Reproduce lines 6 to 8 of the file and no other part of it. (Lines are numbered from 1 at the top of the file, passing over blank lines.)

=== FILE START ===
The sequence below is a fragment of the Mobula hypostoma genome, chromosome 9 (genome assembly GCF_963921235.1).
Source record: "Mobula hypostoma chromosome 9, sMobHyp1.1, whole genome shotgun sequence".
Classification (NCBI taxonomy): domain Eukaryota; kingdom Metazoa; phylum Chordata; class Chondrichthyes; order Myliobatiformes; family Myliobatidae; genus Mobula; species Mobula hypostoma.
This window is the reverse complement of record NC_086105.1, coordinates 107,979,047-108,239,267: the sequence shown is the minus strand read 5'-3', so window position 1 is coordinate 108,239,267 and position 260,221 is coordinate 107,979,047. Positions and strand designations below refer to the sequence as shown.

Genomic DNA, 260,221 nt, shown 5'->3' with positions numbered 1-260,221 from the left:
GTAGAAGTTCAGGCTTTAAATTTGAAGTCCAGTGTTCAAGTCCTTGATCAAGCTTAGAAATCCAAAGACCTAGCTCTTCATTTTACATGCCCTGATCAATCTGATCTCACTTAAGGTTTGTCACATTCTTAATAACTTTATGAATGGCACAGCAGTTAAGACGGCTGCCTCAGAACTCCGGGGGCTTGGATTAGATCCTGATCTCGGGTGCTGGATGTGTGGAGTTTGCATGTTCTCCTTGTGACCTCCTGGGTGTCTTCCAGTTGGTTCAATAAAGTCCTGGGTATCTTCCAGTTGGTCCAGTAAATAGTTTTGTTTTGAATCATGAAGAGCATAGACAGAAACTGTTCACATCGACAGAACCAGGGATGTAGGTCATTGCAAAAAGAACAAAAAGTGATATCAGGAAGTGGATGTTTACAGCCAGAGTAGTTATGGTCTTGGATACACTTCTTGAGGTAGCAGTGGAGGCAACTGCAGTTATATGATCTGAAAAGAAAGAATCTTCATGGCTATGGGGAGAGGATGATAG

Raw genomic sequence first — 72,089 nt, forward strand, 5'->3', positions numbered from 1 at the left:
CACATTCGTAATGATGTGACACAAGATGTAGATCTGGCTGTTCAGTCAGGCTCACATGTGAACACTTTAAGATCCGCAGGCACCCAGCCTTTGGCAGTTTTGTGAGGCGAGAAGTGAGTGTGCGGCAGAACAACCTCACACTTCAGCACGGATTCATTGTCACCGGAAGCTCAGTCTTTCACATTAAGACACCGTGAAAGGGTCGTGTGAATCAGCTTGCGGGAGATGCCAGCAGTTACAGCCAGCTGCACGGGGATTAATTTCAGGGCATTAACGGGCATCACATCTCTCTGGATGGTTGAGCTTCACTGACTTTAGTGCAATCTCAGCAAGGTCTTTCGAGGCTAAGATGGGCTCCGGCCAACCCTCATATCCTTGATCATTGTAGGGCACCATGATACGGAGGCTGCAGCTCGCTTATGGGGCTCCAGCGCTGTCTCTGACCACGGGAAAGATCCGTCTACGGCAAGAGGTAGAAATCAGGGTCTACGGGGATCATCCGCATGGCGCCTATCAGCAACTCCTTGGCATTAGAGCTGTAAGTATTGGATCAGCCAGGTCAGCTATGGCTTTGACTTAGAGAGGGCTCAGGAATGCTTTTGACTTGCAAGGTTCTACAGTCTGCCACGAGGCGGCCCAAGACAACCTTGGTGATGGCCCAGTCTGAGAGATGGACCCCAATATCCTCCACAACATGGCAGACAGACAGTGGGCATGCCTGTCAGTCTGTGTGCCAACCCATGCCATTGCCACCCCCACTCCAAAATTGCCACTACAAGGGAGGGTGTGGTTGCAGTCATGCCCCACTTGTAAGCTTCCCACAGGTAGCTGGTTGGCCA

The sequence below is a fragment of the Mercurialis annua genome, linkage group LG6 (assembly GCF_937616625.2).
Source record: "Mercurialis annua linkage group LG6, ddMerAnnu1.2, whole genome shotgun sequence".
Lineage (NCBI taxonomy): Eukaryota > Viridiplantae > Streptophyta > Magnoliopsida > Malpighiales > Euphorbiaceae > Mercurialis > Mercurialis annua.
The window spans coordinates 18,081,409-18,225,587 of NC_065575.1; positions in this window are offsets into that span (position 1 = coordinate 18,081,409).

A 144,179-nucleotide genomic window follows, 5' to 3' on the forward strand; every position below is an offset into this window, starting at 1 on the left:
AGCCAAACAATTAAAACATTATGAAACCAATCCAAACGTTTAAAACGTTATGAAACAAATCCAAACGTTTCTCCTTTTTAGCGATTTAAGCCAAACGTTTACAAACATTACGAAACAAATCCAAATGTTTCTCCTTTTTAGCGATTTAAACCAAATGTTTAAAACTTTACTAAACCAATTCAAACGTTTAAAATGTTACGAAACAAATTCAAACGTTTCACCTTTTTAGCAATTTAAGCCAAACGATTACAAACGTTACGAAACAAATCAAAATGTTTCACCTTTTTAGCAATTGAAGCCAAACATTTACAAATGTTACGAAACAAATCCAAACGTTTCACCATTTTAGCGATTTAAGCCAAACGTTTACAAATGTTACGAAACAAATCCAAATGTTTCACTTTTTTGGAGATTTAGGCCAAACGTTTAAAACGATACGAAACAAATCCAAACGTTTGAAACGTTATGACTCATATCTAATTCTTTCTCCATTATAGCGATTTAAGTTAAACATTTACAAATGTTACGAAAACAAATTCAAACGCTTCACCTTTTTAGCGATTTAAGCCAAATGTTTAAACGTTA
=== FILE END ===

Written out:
GTAGAAGTTCAGGCTTTAAATTTGAAGTCCAGTGTTCAAGTCCTTGATCAAGCTTAGAAATCCAAAGACCTAGCTCTTCATTTTACATGCCCTGATCAATCTGATCTCACTTAAGGTTTGTCACATTCTTAATAACTTTATGAATGGCACAGCAGTTAAGACGGCTGCCTCAGAACTCCGGGGGCTTGGATTAGATCCTGATCTCGGGTGCTGGATGTGTGGAGTTTGCATGTTCTCCTTGTGACCTCCTGGGTGTCTTCCAGTTGGTTCAATAAAGTCCTGGGTATCTTCCAGTTGGTCCAGTAAATAGTTTTGTTTTGAATCATGAAGAGCATAGACAGAAACTGTTCACATCGACAGAACCAGGGATGTAGGTCATTGCAAAAAGAACAAAAAGTGATATCAGGAAGTGGATGTTTACAGCCAGAGTAGTTATGGTCTTGGATACACTTCTTGAGGTAGCAGTGGAGGCAACTGCAGTTATATGATCTGAAAAGAAAGAATCTTCATGGCTATGGGGAGAGGATGATAG

Raw genomic sequence first — 72,089 nt, forward strand, 5'->3', positions numbered from 1 at the left:
CACATTCGTAATGATGTGACACAAGATGTAGATCTGGCTGTTCAGTCAGGCTCACATGTGAACACTTTAAGATCCGCAGGCACCCAGCCTTTGGCAGTTTTGTGAGGCGAGAAGTGAGTGTGCGGCAGAACAACCTCACACTTCAGCACGGATTCATTGTCACCGGAAGCTCAGTCTTTCACATTAAGACACCGTGAAAGGGTCGTGTGAATCAGCTTGCGGGAGATGCCAGCAGTTACAGCCAGCTGCACGGGGATTAATTTCAGGGCATTAACGGGCATCACATCTCTCTGGATGGTTGAGCTTCACTGACTTTAGTGCAATCTCAGCAAGGTCTTTCGAGGCTAAGATGGGCTCCGGCCAACCCTCATATCCTTGATCATTGTAGGGCACCATGATACGGAGGCTGCAGCTCGCTTATGGGGCTCCAGCGCTGTCTCTGACCACGGGAAAGATCCGTCTACGGCAAGAGGTAGAAATCAGGGTCTACGGGGATCATCCGCATGGCGCCTATCAGCAACTCCTTGGCATTAGAGCTGTAAGTATTGGATCAGCCAGGTCAGCTATGGCTTTGACTTAGAGAGGGCTCAGGAATGCTTTTGACTTGCAAGGTTCTACAGTCTGCCACGAGGCGGCCCAAGACAACCTTGGTGATGGCCCAGTCTGAGAGATGGACCCCAATATCCTCCACAACATGGCAGACAGACAGTGGGCATGCCTGTCAGTCTGTGTGCCAACCCATGCCATTGCCACCCCCACTCCAAAATTGCCACTACAAGGGAGGGTGTGGTTGCAGTCATGCCCCACTTGTAAGCTTCCCACAGGTAGCTGGTTGGCCA